Now that a certain major nation is due a new president, you as an expat might be wondering: when do expats in Germany get to vote? That’s the question we’ll be answering today. To do so we’ll take a look at the German political system, as well as some of the scenarios some if you might be in. Let’s get going!
In some cases, but generally not. If you’re an expat but you don’t yet have German citizenship, you don’t have the right to vote in the most important German elections: the General election or Bundeswahlen and the State elections or Landswahlen (more on these later).
If you’re an expat from the EU, however, you're allowed to vote in the local elections (Kommunalwahlen) and, like any EU citizen, for the European elections. You can only vote once, though, so no traveling back to your home country to vote in the EU elections again!
If you want to vote for either of these elections, make sure to register at the local election office (Wahlamt) at least 3 weeks before the election takes place. If you’ve been successfully registered, you should receive your Wahlbenachtrichting or polling card 3 weeks before the next elections. If you’ve only just registered, you can still vote! You do need to make sure to bring a valid ID, such as your passport.
Can I vote if I have a permanent German residence permit?”
You can, however, vote for the elections in your country of origin. You are, after all, still a citizen of that nation. To do so, contact a mission or embassy of the country in question and they’ll happily supply you with the information you need to vote from abroad. Also remember that you will lose this right if you renounce your current nationality in favour of the German nationality in the future.
Let’s take a quick look at how the German political system works. Eventually, you’ll be able to go into more detail than this. Why? Well, because it’s part of the naturalisation exam you’ll be taking to get your German citizenship! Anyway:
The German political system is what is called a federal democracy, with various political parties, an independent judiciary system, and different layers of regional and local governments in Germany’s various states. Much like the U.S.A, the most famous federal democracy, the individual German states get to determine some of the rules themselves, while others are determined at a federal (so country wide) level.
So, who’s actually in charge? In the US, you’d say it’s the president of the country, but in Germany, that role is pretty much ceremonial. Instead, it’s the Chancellor of the Bundestag (federal parliament, equivalent to the American senate) who wields the real power. The Chancellor is always the leader of the party who has the most seats in the Bundestag. As of late 2020, this is still Angela Merkel from the CPD Christian Democrats party. As a result, the German government is made up out of 3 layers that each have their own elections.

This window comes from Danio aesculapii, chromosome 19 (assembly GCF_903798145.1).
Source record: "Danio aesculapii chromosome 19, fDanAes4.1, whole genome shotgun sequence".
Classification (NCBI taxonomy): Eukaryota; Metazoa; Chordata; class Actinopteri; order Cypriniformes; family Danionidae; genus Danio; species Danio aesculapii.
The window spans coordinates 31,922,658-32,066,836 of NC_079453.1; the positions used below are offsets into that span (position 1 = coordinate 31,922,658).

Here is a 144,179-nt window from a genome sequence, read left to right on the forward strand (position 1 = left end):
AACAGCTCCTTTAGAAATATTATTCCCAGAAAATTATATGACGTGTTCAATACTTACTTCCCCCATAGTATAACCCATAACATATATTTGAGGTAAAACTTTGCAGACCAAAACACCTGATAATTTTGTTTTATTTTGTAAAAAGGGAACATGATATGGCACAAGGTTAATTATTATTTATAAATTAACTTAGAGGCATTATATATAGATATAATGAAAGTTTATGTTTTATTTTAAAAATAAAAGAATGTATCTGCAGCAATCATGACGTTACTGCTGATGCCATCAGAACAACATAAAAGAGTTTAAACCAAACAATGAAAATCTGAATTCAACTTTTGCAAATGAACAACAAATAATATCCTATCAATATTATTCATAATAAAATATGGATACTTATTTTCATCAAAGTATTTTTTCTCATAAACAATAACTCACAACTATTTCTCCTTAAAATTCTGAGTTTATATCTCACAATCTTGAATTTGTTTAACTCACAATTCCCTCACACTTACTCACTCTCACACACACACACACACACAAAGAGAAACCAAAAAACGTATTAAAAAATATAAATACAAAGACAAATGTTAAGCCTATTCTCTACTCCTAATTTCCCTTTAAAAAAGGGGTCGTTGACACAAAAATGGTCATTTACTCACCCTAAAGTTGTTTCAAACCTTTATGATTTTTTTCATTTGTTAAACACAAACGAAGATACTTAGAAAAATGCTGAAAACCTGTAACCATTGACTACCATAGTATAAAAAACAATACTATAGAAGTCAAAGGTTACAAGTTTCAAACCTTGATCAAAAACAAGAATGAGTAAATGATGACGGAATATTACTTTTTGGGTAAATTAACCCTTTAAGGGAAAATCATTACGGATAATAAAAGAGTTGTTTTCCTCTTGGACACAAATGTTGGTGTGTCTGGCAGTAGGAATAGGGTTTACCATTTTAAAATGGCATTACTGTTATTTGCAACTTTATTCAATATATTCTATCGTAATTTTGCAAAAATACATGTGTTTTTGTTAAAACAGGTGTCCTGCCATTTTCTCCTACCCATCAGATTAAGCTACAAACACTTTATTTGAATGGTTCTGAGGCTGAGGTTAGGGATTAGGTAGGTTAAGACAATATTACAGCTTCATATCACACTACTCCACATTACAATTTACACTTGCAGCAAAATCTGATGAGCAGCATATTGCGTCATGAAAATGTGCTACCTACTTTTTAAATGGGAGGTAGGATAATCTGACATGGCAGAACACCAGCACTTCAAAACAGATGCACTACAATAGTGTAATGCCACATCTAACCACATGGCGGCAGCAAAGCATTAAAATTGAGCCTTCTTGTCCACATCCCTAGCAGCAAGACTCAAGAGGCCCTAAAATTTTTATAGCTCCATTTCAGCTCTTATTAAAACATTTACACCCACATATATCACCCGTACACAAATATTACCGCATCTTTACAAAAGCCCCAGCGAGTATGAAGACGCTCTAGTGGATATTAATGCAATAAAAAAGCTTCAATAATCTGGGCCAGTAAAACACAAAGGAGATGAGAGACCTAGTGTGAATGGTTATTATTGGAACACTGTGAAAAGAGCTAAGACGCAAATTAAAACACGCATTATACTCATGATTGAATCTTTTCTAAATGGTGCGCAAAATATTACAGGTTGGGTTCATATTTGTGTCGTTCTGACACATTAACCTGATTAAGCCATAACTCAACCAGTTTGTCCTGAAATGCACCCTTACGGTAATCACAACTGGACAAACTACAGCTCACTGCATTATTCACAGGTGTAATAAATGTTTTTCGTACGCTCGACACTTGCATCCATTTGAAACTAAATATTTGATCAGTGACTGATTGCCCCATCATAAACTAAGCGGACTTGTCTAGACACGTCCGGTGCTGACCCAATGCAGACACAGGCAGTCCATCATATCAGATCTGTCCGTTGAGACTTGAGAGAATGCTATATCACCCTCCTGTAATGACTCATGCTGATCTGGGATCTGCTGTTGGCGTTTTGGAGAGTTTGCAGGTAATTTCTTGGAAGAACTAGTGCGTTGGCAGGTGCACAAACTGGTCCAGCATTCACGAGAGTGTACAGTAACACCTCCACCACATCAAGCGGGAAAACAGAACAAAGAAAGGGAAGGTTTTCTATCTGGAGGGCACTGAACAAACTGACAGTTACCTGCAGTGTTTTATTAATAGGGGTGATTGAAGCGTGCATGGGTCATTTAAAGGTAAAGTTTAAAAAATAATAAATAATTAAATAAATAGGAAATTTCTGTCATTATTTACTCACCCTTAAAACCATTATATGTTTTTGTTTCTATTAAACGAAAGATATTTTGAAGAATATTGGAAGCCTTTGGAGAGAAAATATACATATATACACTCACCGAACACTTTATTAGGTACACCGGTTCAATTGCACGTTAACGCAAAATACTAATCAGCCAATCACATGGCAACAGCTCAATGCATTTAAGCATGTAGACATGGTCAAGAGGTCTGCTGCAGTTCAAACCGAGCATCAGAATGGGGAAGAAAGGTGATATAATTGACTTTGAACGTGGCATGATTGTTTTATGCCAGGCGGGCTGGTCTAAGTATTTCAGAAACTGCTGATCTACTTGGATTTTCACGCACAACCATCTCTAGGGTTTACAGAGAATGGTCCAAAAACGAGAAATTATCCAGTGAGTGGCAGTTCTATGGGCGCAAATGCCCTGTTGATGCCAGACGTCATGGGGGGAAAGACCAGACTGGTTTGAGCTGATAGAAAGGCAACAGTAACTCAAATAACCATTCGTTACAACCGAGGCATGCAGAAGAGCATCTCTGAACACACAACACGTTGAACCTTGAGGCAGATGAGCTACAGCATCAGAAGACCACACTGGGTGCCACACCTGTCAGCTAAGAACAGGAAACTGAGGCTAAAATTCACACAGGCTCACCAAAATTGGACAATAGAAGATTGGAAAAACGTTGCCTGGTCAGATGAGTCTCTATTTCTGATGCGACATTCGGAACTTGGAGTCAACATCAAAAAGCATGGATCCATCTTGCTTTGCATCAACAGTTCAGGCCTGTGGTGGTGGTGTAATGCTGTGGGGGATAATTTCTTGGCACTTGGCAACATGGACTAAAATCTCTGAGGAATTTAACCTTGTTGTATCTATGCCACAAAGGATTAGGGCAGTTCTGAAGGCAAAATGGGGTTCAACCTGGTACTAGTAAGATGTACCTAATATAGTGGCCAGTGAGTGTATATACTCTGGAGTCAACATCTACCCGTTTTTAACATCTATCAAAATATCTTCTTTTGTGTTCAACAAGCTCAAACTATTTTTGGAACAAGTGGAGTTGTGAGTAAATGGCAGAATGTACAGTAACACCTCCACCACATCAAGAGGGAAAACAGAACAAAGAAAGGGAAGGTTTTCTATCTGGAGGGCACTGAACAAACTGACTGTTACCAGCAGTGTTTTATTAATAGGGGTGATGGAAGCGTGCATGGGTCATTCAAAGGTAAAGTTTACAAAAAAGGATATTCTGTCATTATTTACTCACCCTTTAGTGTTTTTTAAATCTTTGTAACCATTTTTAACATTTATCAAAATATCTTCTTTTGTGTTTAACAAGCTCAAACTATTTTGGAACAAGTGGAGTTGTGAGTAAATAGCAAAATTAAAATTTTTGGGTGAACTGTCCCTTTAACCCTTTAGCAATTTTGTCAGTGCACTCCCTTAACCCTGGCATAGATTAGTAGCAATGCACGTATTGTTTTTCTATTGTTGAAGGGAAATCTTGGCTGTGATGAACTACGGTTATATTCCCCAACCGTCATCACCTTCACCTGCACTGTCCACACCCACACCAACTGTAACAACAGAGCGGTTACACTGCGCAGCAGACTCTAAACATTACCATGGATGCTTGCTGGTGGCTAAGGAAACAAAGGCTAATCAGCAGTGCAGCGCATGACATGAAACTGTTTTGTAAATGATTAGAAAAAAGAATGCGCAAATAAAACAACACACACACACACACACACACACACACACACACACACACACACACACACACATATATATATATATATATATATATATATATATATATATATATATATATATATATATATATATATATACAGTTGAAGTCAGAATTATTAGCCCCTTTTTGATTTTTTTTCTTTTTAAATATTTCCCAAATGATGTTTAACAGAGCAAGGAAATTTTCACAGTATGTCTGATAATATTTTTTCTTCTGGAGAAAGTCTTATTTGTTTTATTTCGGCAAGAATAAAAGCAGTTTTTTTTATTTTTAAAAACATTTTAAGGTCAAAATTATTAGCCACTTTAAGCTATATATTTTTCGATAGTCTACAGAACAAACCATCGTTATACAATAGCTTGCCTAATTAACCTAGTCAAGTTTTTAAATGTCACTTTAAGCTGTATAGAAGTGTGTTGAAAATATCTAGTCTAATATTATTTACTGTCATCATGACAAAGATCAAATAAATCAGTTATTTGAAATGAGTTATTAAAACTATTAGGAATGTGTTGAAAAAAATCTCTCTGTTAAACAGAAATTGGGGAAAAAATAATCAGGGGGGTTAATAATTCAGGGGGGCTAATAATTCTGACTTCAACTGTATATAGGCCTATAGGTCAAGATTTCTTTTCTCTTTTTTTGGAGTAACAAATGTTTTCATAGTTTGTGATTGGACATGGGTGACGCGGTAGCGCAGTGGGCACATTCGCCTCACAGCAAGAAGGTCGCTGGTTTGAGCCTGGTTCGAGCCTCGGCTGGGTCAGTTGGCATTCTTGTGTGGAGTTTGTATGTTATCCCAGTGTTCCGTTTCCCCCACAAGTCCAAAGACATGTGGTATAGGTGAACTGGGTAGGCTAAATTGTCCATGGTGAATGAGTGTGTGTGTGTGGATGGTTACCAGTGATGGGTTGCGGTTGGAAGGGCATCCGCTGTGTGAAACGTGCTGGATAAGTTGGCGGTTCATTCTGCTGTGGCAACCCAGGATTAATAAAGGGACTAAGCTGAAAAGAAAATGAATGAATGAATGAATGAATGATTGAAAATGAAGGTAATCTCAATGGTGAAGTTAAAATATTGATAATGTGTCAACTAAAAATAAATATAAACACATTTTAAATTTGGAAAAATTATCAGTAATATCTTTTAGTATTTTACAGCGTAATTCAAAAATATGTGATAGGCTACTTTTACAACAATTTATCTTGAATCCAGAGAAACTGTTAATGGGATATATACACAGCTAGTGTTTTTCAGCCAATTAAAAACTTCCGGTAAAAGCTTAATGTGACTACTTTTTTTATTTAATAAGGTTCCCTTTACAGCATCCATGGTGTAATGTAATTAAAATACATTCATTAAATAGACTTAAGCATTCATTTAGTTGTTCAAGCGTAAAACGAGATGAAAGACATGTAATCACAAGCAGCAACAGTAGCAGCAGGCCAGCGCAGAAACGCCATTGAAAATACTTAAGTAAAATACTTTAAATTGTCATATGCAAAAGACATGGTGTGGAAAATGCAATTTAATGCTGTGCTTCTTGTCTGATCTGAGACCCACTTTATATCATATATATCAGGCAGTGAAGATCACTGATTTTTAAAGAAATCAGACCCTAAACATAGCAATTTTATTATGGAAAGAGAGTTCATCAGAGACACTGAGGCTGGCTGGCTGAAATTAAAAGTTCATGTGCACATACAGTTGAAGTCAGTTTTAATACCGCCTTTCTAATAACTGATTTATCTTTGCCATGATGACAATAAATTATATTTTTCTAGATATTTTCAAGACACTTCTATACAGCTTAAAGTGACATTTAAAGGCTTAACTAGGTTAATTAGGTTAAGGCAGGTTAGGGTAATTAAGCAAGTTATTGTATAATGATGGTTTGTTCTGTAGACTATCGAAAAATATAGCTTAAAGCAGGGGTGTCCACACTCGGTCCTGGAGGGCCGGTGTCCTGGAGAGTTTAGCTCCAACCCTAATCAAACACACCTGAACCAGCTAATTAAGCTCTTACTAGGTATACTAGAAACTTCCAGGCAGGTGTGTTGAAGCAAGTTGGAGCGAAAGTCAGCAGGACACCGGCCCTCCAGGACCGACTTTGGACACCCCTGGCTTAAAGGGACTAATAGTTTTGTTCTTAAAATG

The three layers of the German government are the local municipalities, with officials like the city councils and mayors, followed by the federal states with officials that make the rules on a state level. Above both of those is the top level, the federal government which come up with legislation that is in effect all across the country. Let’s take a brief look at their election cycles:
The election for this takes place every 4-5 years and elects representatives for local and regional subsidiaries such as mayors. This is one of the elections you may vote for as a local EU expat with a residence permit.
- the federal states (elected during the Landtagswahlen)
The state elections also take place every 4-5 years and elect representatives into the Landtage (state assembly) in each of the 16 states. This election is reserved for German citizens over the age of 18.
- the federal government (elected during the general elections or Bundestagwahlen)
The general election takes place every 4 years and distributes the 598 seats in the German federal parliament (Bundestag) over all the political parties. The one with the majority of the votes supplies the chancellor. This election is also reserved for German citizens over the age of 18.
In some cases, you can have dual citizenship, holding the German citizenship as well as for example the American one. If this is somehow the case for you, then you’ll only be able to vote if Germany is actually your main country of residence at the moment. If, for example, you live in the US, your rights as a German citizen are suspended until you once again settle in Germany.